The Creator Bridget Riley

Bridget Riley describes her own position in these terms:
“For the last fifty years, it has been my belief that as a modern artist you should make a contribution to the art of your time, if only a small one. When I was young, the situation was very different. Abstract painting hung like a mirage in the desert. The door had been pushed open by a small number of visionary artists—mainly Mondrian, Kandinsky, Malevich, Rodchenko. Although traveling by different routes, each had arrived at what was virtually a common core. Having discarded the figure and nature, what remained? Colour as colour itself, those simple shapes and forms that geometry and writing provided, and the material facts.”
An heroic enterprise, to create out of nothing, or almost nothing. Riley has certainly acquitted herself well in this effort. I admire the position, but believe that it is left over from idealism, and religion. The artists she mentions may have been atheists, but the desire to make a mark on the universe in the act of decoupling from nature is still, on a deep level, a protest against natural death. The idea that the human being has an essence that is unconditioned and independent of natural processes is not necessarily wrong, but I strongly doubt that such a thing can survive the death of the body. In the event, Riley’s work converges with nature, or mimics it, or is a parallel nature. Kandinsky and Mondrian developed out of landscape, and never really escaped it. Kandinsky ended up with a macro/microcosm, a view through a telescope or microscope, and Mondrian ended up with the human landscape of architecture and design. Riley also is a landscapist, rendering light and air. But the relative success or failure of the project is not as important as what it stands for, namely human freedom from nature and natural death, ultimately a delusion, but a grand one. I love the work and respect the effort, but I think it’s a fallacy. My work is not to represent nature but to be it, and death is built into the method.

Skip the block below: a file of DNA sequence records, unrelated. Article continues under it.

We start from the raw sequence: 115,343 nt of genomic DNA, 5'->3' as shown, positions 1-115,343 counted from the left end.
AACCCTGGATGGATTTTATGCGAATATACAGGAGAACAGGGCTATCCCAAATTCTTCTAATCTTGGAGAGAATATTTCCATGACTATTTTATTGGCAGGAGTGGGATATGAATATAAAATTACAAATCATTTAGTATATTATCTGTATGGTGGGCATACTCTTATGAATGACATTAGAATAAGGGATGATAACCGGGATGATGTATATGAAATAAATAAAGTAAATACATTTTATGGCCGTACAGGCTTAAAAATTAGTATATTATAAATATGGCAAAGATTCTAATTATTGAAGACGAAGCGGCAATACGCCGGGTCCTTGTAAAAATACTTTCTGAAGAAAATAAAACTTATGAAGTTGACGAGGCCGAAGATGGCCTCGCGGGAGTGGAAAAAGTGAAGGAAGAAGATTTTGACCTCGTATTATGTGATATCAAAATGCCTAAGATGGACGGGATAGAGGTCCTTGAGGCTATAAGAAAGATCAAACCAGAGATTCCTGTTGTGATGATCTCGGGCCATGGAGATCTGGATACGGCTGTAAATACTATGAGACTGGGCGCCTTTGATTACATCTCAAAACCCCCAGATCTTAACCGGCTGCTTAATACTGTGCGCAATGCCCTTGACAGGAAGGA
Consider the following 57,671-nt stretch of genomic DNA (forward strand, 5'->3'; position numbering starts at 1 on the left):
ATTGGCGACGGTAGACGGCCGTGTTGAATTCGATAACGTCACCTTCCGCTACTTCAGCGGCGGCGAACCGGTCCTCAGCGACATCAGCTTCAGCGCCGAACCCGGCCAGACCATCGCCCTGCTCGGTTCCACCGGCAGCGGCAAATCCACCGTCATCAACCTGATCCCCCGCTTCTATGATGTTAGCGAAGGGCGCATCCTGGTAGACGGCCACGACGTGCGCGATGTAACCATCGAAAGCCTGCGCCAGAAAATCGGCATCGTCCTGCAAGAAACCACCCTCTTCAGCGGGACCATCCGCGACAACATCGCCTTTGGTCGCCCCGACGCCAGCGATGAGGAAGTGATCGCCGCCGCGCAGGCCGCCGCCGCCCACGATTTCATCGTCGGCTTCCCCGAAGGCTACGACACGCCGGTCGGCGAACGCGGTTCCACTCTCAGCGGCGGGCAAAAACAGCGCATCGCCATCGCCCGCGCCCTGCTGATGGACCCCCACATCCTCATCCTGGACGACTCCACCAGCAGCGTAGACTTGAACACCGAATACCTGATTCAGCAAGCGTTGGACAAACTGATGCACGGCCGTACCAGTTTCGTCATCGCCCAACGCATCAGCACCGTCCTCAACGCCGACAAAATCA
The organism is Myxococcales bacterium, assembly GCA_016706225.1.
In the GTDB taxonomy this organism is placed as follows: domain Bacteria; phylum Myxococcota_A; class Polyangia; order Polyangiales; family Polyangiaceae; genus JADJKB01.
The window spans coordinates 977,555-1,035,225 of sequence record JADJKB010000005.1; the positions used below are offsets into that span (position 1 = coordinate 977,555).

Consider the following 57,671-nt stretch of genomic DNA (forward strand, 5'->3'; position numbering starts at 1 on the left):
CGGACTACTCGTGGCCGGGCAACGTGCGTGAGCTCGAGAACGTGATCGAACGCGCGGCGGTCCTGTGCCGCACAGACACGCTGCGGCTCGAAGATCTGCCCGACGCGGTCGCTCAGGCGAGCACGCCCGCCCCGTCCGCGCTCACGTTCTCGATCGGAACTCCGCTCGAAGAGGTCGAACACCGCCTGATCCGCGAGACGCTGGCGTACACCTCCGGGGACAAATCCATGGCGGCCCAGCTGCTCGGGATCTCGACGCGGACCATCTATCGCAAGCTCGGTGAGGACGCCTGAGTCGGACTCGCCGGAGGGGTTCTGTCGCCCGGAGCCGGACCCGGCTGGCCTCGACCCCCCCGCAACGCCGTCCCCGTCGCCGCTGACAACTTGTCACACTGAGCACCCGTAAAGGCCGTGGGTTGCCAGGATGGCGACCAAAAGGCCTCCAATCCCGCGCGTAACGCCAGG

Bridget Riley, Nataraja 1993

Bridget Riley, Nataraja 1993

This entry was posted in Abstraction and Society, Early Abstraction, Ethics of Abstraction, Principles of Abstraction and tagged , , , , , , , , . Bookmark the permalink.

Leave a Reply

Your email address will not be published. Required fields are marked *